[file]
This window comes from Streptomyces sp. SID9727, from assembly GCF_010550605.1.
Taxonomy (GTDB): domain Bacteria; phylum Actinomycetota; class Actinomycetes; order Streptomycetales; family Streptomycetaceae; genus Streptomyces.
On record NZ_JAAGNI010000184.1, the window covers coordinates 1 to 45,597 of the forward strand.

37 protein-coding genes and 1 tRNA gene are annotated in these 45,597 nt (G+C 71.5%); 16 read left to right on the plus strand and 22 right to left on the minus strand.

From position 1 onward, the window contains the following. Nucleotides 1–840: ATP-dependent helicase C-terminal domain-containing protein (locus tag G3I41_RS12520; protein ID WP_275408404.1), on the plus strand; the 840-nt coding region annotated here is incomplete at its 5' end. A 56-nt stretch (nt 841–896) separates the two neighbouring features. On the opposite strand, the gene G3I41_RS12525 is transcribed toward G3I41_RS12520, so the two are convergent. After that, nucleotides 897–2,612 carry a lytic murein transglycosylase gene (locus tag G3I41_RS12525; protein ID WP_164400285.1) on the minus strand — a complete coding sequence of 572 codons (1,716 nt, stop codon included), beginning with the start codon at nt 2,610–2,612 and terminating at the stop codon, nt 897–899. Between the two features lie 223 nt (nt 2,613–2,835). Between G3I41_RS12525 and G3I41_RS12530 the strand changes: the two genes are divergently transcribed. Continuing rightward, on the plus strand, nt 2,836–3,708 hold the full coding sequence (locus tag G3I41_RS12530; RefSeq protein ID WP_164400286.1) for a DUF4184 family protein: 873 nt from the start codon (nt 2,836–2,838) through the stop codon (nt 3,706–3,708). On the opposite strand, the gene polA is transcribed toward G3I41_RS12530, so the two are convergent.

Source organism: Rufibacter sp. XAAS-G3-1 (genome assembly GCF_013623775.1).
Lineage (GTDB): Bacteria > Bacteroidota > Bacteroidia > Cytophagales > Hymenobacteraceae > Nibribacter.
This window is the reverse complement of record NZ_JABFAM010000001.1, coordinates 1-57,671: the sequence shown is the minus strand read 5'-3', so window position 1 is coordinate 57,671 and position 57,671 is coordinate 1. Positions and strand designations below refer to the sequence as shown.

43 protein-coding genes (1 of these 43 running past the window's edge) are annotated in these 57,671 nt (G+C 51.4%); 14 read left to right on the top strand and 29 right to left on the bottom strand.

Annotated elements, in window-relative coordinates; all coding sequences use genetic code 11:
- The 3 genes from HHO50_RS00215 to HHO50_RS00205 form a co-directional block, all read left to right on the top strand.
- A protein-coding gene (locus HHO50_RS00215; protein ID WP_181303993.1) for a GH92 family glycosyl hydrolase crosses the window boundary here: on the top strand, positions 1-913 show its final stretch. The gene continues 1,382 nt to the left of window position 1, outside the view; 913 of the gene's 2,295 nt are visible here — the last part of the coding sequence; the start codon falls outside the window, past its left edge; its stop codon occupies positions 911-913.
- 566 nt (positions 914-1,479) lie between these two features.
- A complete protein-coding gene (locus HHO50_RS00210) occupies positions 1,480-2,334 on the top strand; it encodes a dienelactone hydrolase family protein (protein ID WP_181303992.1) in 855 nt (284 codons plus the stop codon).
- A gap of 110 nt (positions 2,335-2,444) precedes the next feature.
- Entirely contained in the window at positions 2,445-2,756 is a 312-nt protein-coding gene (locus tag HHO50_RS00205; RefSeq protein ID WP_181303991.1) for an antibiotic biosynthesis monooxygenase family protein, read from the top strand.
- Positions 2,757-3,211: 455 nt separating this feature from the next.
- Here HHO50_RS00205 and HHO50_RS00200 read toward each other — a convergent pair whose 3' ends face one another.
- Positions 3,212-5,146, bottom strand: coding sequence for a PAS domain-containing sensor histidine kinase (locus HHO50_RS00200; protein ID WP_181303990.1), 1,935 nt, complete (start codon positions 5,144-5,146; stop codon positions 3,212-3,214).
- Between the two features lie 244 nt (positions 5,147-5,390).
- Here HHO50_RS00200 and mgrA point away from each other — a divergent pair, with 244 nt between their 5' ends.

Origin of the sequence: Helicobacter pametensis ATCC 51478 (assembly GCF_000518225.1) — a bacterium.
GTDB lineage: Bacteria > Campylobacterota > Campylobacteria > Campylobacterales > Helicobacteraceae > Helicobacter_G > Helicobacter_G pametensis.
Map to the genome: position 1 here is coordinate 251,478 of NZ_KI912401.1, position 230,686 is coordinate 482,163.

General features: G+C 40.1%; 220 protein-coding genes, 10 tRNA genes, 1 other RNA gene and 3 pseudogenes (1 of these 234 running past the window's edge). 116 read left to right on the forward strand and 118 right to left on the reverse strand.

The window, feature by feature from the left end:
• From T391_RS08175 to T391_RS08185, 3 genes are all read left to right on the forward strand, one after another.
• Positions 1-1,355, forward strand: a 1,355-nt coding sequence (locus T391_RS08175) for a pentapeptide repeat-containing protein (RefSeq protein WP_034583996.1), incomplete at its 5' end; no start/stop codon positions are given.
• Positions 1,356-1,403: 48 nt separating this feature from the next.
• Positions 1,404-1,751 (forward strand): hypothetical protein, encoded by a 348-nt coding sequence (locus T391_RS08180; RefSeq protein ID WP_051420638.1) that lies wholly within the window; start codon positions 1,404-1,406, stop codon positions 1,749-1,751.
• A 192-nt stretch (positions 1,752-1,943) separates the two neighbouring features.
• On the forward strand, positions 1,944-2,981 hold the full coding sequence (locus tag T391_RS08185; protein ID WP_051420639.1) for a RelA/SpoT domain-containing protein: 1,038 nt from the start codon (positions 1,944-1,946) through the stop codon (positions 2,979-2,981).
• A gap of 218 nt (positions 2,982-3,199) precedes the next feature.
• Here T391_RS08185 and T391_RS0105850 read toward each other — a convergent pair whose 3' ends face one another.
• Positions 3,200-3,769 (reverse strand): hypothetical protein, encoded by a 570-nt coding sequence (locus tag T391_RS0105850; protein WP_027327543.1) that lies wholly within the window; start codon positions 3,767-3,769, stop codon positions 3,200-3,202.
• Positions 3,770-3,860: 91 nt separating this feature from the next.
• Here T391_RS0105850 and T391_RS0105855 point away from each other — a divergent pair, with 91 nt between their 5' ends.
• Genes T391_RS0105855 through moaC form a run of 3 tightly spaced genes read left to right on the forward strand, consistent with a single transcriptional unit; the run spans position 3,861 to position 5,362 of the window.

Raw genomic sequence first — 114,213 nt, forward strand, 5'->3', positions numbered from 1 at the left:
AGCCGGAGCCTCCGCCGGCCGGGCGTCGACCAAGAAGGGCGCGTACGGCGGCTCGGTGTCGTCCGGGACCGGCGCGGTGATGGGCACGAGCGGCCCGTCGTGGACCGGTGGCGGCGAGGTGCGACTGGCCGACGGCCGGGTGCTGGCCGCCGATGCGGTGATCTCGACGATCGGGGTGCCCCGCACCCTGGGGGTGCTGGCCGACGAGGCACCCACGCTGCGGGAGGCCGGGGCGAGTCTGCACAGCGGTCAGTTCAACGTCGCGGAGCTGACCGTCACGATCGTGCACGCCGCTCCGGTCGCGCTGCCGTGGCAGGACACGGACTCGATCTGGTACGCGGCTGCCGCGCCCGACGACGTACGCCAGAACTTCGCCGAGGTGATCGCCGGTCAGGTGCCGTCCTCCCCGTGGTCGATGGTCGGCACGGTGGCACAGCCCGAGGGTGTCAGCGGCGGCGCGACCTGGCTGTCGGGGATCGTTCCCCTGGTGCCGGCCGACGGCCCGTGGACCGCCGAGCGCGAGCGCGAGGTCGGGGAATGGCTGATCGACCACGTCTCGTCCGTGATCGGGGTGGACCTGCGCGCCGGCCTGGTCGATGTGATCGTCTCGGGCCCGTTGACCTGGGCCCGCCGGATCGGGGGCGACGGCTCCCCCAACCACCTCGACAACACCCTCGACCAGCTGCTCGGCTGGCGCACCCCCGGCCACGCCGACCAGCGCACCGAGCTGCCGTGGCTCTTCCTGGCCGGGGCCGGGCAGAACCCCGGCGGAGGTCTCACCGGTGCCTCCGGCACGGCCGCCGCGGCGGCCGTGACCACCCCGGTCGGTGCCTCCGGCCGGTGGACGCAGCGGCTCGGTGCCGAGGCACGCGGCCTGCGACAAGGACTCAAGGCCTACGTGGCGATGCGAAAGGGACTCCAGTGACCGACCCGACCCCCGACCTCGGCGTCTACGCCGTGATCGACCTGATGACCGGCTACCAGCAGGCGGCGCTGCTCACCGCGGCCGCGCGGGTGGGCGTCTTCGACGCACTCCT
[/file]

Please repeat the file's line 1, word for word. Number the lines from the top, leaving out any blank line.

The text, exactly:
This window comes from Streptomyces sp. SID9727, from assembly GCF_010550605.1.